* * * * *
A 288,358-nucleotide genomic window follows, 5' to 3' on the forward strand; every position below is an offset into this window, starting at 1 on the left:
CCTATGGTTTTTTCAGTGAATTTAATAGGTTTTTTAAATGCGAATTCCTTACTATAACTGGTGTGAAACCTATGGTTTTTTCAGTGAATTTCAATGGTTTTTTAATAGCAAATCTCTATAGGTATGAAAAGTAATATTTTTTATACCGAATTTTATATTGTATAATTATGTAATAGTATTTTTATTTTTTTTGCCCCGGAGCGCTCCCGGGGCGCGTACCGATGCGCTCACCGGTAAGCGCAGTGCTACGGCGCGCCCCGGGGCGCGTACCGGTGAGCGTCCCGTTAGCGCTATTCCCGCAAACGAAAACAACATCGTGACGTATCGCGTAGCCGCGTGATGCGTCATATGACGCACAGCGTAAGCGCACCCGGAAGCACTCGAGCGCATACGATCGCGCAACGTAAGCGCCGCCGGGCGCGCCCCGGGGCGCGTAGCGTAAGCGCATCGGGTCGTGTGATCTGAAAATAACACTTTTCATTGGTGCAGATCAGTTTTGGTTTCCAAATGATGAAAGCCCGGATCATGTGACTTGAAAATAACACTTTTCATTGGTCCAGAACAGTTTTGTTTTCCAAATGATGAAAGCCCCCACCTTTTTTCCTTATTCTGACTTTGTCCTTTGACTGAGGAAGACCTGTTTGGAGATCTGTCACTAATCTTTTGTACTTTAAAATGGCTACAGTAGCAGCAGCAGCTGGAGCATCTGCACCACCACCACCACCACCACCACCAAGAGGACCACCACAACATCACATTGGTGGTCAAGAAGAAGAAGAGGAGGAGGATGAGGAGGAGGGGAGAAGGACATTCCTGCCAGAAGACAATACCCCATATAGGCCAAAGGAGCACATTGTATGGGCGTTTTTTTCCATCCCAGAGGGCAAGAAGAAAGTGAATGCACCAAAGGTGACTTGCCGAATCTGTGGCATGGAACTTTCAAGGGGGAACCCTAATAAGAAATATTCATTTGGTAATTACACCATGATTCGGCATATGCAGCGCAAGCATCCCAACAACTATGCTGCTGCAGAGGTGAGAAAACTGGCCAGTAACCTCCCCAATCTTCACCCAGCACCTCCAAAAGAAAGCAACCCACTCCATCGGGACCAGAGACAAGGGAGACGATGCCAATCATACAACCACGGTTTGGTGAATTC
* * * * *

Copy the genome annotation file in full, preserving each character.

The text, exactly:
A 288,358-nucleotide genomic window follows, 5' to 3' on the forward strand; every position below is an offset into this window, starting at 1 on the left:
CCTATGGTTTTTTCAGTGAATTTAATAGGTTTTTTAAATGCGAATTCCTTACTATAACTGGTGTGAAACCTATGGTTTTTTCAGTGAATTTCAATGGTTTTTTAATAGCAAATCTCTATAGGTATGAAAAGTAATATTTTTTATACCGAATTTTATATTGTATAATTATGTAATAGTATTTTTATTTTTTTTGCCCCGGAGCGCTCCCGGGGCGCGTACCGATGCGCTCACCGGTAAGCGCAGTGCTACGGCGCGCCCCGGGGCGCGTACCGGTGAGCGTCCCGTTAGCGCTATTCCCGCAAACGAAAACAACATCGTGACGTATCGCGTAGCCGCGTGATGCGTCATATGACGCACAGCGTAAGCGCACCCGGAAGCACTCGAGCGCATACGATCGCGCAACGTAAGCGCCGCCGGGCGCGCCCCGGGGCGCGTAGCGTAAGCGCATCGGGTCGTGTGATCTGAAAATAACACTTTTCATTGGTGCAGATCAGTTTTGGTTTCCAAATGATGAAAGCCCGGATCATGTGACTTGAAAATAACACTTTTCATTGGTCCAGAACAGTTTTGTTTTCCAAATGATGAAAGCCCCCACCTTTTTTCCTTATTCTGACTTTGTCCTTTGACTGAGGAAGACCTGTTTGGAGATCTGTCACTAATCTTTTGTACTTTAAAATGGCTACAGTAGCAGCAGCAGCTGGAGCATCTGCACCACCACCACCACCACCACCACCAAGAGGACCACCACAACATCACATTGGTGGTCAAGAAGAAGAAGAGGAGGAGGATGAGGAGGAGGGGAGAAGGACATTCCTGCCAGAAGACAATACCCCATATAGGCCAAAGGAGCACATTGTATGGGCGTTTTTTTCCATCCCAGAGGGCAAGAAGAAAGTGAATGCACCAAAGGTGACTTGCCGAATCTGTGGCATGGAACTTTCAAGGGGGAACCCTAATAAGAAATATTCATTTGGTAATTACACCATGATTCGGCATATGCAGCGCAAGCATCCCAACAACTATGCTGCTGCAGAGGTGAGAAAACTGGCCAGTAACCTCCCCAATCTTCACCCAGCACCTCCAAAAGAAAGCAACCCACTCCATCGGGACCAGAGACAAGGGAGACGATGCCAATCATACAACCACGGTTTGGTGAATTC